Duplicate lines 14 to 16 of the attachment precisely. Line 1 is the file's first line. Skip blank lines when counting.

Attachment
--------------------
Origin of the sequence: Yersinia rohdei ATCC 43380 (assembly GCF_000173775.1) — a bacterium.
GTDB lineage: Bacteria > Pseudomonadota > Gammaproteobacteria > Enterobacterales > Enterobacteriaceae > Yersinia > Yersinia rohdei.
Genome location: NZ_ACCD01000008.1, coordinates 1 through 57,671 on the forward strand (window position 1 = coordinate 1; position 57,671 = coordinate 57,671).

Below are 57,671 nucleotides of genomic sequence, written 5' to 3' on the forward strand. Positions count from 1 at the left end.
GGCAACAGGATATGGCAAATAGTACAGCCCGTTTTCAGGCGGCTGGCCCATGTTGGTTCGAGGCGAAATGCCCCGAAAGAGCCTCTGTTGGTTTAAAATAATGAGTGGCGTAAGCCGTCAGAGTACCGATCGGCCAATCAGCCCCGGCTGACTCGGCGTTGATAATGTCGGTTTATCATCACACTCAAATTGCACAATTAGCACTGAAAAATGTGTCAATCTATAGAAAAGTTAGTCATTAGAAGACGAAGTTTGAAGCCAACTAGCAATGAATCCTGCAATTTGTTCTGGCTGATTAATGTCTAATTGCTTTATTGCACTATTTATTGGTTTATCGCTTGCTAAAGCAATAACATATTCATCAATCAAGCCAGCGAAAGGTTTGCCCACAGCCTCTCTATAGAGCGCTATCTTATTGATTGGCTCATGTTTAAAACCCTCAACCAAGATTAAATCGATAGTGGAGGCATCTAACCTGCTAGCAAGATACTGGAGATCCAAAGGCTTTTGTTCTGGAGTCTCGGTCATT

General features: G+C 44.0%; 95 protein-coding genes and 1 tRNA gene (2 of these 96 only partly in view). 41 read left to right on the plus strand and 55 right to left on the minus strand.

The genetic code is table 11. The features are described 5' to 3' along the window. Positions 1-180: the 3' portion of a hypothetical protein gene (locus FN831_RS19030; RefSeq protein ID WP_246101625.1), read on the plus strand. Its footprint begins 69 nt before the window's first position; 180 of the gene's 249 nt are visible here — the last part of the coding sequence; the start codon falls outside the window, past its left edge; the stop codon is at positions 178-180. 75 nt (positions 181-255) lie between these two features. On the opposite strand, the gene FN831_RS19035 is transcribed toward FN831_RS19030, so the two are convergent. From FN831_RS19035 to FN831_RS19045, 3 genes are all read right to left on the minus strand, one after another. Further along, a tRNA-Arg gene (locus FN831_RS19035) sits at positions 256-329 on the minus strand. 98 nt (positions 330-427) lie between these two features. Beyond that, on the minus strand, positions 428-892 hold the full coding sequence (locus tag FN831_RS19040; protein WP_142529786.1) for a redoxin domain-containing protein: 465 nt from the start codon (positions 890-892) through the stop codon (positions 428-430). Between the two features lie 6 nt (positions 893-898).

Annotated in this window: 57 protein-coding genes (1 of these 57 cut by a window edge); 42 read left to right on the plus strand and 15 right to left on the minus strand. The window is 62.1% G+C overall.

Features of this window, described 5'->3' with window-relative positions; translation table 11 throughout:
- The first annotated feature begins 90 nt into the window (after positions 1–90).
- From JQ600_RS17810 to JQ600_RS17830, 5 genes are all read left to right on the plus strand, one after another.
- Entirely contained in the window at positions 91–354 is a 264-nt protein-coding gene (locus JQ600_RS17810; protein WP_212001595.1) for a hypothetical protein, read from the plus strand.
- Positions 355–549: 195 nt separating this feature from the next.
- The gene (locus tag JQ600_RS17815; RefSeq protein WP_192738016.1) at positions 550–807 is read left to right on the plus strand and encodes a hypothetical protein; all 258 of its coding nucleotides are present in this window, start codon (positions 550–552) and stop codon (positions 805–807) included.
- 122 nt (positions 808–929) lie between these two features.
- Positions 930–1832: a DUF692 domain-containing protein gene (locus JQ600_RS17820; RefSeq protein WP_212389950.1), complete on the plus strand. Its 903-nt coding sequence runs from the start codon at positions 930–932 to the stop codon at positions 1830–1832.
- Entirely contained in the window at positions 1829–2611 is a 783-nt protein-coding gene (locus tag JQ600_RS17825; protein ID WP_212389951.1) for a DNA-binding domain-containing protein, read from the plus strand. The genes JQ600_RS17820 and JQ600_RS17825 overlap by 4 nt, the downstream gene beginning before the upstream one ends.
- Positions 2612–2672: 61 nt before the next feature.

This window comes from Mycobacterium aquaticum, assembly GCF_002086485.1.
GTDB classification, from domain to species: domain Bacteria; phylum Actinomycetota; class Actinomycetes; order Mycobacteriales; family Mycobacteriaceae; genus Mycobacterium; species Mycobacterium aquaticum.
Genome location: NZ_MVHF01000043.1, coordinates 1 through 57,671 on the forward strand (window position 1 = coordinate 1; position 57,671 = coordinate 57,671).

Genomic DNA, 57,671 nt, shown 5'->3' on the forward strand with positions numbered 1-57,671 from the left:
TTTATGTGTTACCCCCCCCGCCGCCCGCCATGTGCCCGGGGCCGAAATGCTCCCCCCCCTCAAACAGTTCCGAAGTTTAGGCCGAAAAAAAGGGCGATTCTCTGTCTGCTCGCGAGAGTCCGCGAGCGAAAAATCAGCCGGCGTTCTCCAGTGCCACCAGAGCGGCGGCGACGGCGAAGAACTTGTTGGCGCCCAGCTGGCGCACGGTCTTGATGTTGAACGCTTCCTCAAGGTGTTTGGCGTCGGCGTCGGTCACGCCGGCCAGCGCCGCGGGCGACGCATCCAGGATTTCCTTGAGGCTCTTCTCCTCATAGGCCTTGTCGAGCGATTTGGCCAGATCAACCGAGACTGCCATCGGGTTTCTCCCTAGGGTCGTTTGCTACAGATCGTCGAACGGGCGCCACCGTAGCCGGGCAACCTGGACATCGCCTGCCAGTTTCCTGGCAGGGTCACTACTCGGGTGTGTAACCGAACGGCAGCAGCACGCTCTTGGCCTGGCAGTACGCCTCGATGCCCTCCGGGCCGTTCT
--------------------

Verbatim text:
- The gene (locus tag JQ600_RS17815; RefSeq protein WP_192738016.1) at positions 550–807 is read left to right on the plus strand and encodes a hypothetical protein; all 258 of its coding nucleotides are present in this window, start codon (positions 550–552) and stop codon (positions 805–807) included.
- 122 nt (positions 808–929) lie between these two features.
- Positions 930–1832: a DUF692 domain-containing protein gene (locus JQ600_RS17820; RefSeq protein WP_212389950.1), complete on the plus strand. Its 903-nt coding sequence runs from the start codon at positions 930–932 to the stop codon at positions 1830–1832.